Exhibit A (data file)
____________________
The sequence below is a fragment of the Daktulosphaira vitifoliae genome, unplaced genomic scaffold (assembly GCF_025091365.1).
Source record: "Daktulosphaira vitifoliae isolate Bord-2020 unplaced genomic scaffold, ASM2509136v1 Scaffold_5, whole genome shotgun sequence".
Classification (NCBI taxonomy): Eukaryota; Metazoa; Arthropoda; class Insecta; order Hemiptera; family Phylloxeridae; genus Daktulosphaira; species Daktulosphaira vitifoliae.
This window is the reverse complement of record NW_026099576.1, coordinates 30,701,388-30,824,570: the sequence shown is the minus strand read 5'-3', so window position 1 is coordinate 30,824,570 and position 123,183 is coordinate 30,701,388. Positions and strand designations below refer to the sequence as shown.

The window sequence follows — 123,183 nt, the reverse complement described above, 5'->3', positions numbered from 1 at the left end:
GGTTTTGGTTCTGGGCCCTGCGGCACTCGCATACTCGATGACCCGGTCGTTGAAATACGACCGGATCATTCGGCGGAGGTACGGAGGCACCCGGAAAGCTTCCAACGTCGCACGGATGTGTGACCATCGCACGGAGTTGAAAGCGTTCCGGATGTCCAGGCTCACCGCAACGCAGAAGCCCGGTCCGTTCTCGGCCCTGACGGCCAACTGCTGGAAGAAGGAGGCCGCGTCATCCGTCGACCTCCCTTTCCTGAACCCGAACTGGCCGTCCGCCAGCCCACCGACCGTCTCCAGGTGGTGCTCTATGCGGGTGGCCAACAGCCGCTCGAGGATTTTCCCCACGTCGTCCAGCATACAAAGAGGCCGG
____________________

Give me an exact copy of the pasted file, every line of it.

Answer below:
The sequence below is a fragment of the Daktulosphaira vitifoliae genome, unplaced genomic scaffold (assembly GCF_025091365.1).
Source record: "Daktulosphaira vitifoliae isolate Bord-2020 unplaced genomic scaffold, ASM2509136v1 Scaffold_5, whole genome shotgun sequence".
Classification (NCBI taxonomy): Eukaryota; Metazoa; Arthropoda; class Insecta; order Hemiptera; family Phylloxeridae; genus Daktulosphaira; species Daktulosphaira vitifoliae.
This window is the reverse complement of record NW_026099576.1, coordinates 30,701,388-30,824,570: the sequence shown is the minus strand read 5'-3', so window position 1 is coordinate 30,824,570 and position 123,183 is coordinate 30,701,388. Positions and strand designations below refer to the sequence as shown.

The window sequence follows — 123,183 nt, the reverse complement described above, 5'->3', positions numbered from 1 at the left end:
GGTTTTGGTTCTGGGCCCTGCGGCACTCGCATACTCGATGACCCGGTCGTTGAAATACGACCGGATCATTCGGCGGAGGTACGGAGGCACCCGGAAAGCTTCCAACGTCGCACGGATGTGTGACCATCGCACGGAGTTGAAAGCGTTCCGGATGTCCAGGCTCACCGCAACGCAGAAGCCCGGTCCGTTCTCGGCCCTGACGGCCAACTGCTGGAAGAAGGAGGCCGCGTCATCCGTCGACCTCCCTTTCCTGAACCCGAACTGGCCGTCCGCCAGCCCACCGACCGTCTCCAGGTGGTGCTCTATGCGGGTGGCCAACAGCCGCTCGAGGATTTTCCCCACGTCGTCCAGCATACAAAGAGGCCGG